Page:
Agilent Technologies Inc. today announced that its laser navigation sensor technology is now available to mouse manufacturers worldwide. Three versions of the industry's first laser-based optical mouse sensors are being offered: one for high-end cordless mice, one for high-end corded mice, and a version optimized specifically for the high-performance gaming environment.
Laser illumination is superior to LED-based illumination in that it reveals trackable surface structures the LED light source cannot uncover. Laser mice using this technology can easily track on painted metal, polished wood-grain surfaces, glossy photo paper, translucent plastic, frosted glass and many other previously difficult surfaces.
"In 1999 we revolutionized the computing world with the first LED-based optical mouse sensor, and we've done it again with our patented LaserStream technology," said Ngoh Kee Hane, vice president and general manager of the Navigation Products Division in Agilent's Semiconductor Products Group. "LaserStream uncovers microscopic detail, which enables mice to track with incredible accuracy on more surfaces and with greater responsiveness than ever before. Due to lasers' superior tracking ability and reduced power consumption, we expect this revolutionary LaserStream technology to ultimately replace the LED-based optical mouse sensor in virtually every application."
Laser mice built around Agilent's LaserStream technology provide positioning accuracy with resolutions up to 2,000 counts per inch (cpi), and can keep up with rapid movements with maximum velocities up to 45 inches per second (ips) and acceleration of up to 20g. This higher performance is required for gaming and demanding graphics applications (average users, in contrast, move their mice no faster than 14 ips and 2g). Other features include adjustable frame rates (the number of "snapshots" the sensor takes per second) in excess of 7,000 fps.
Agilent offers its LaserStream technology as separate components or in bundles that include the sensor, VCSEL (vertical-cavity surface emitting laser), round or rectangular lens, and a VCSEL assembly clip. The Agilent LaserStream product line offers three versions of laser navigation sensors and mouse bundles:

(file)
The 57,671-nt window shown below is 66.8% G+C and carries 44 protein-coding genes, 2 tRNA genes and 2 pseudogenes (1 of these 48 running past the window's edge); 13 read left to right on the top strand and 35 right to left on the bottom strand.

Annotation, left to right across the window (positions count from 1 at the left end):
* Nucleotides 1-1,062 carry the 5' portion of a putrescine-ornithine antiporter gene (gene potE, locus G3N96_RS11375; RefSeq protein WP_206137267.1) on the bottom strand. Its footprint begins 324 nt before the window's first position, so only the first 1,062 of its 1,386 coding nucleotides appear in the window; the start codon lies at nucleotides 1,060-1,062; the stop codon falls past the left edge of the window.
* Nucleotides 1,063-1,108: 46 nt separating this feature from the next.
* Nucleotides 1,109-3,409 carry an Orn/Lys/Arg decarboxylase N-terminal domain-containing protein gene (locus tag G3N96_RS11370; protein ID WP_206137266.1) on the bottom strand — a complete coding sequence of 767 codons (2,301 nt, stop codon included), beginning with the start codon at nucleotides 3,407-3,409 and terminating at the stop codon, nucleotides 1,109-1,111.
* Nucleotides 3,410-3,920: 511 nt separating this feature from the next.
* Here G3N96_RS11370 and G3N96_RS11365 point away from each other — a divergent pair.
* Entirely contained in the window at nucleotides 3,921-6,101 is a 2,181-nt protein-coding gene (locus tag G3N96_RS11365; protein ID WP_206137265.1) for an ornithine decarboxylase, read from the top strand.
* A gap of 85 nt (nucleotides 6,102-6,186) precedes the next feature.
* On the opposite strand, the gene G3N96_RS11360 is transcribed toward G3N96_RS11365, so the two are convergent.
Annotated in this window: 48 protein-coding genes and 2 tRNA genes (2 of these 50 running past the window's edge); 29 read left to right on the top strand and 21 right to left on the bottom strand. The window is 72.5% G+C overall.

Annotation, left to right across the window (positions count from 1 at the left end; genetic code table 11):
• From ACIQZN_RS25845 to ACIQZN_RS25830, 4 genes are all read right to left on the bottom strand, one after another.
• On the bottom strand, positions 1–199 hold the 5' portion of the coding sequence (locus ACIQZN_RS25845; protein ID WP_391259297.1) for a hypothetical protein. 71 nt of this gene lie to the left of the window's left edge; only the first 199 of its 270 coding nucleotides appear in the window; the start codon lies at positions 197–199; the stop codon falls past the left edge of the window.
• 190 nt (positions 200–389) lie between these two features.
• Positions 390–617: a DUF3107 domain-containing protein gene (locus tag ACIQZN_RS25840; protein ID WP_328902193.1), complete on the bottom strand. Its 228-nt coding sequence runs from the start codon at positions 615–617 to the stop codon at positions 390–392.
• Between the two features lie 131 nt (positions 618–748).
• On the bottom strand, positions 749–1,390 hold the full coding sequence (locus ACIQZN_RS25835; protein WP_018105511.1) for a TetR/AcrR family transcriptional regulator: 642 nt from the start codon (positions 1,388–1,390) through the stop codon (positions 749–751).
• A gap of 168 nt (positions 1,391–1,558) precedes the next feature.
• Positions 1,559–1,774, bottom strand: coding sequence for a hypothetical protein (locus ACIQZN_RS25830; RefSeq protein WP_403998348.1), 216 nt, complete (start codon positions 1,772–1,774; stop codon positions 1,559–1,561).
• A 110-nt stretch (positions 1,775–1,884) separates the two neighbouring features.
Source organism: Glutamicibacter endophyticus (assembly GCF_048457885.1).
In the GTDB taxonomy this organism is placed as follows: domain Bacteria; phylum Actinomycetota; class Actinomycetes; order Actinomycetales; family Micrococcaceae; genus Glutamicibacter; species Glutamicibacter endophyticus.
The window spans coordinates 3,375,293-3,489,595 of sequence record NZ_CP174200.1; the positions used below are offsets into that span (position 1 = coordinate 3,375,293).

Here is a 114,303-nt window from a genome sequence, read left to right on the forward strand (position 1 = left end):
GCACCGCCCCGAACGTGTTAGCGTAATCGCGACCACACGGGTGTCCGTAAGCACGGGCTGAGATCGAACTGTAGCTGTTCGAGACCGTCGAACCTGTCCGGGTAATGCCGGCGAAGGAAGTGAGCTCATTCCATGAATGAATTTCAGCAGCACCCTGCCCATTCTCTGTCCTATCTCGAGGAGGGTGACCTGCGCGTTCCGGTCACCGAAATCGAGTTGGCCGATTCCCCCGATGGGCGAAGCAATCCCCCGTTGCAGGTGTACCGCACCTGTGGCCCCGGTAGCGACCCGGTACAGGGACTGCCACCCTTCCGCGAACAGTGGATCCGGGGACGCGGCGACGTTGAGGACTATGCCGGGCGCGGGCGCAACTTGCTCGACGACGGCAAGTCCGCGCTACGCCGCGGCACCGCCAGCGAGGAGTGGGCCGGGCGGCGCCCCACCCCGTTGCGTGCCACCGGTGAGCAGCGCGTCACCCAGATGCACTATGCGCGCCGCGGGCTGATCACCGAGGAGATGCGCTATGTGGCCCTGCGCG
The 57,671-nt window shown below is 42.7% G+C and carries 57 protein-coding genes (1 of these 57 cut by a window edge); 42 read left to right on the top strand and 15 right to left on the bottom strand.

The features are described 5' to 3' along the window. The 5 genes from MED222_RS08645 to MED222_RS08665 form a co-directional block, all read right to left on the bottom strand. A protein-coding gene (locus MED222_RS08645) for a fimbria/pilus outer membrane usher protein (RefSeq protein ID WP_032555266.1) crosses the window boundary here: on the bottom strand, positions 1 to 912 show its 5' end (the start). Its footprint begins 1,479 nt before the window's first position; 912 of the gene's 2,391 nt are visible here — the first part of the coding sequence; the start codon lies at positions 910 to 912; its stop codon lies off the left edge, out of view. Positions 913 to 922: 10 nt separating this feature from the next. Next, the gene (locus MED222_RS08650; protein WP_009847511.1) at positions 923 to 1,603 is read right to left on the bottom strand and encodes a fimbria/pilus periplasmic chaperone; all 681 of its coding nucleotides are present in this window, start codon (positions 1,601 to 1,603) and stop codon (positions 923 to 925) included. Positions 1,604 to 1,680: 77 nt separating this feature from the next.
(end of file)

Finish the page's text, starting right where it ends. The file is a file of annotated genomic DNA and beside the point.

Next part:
- ADNS-6000 laser navigation sensor/ADNB-600X bundle for high-end corded mice. The ADNS-6000 features 800 cpi resolution, 20 ips maximum velocity and 6,400 fps frame rate.
- ADNS-6030 laser navigation sensor/ADNB-603X bundle for high-end cordless mice. The ADNS-6030 features up to 800 cpi resolution, 20 ips maximum velocity, and enhanced self-adjusting frame rate, along with low power consumption for battery life of up to six months.
- ADNS-6010 laser navigation sensor/ADNB-601X bundle optimized for the gaming environment and other specialized high-performance applications. The ADNS-6010 features 2,000 cpi resolution, 45 ips maximum velocity and 7,080 fps frame rate.
A key component of the Agilent LaserStream technology is the company's ADNV-6330 842 nm wavelength VCSEL. This VCSEL was engineered to provide a laser diode with a single longitudinal and a single transverse mode, which, in contrast to most oxide-based single-mode VCSELs, remains in single-mode operation over a wide range of output power. The low operating current of the ADNV-6330 allows lower power consumption in optical mice.
Agilent's laser mouse sensor has been designed and tested on a variety of fault conditions, which enable mouse manufacturers to meet IEC-60825-1 eye safety class 1 requirements as defined by the International Electrotechnical Commission (IEC).
The ADNS-6030-based bundle (ADNB-603X) is priced at less than $5 in high volumes, the ADNB-600X bundle at less than $6, and the ADNB-601X bundle at less than $7. The sensors, bundles and individual ADNV-6330 VCSELs, optics and clips are available now through Agilent's direct sales channel and worldwide distribution partners.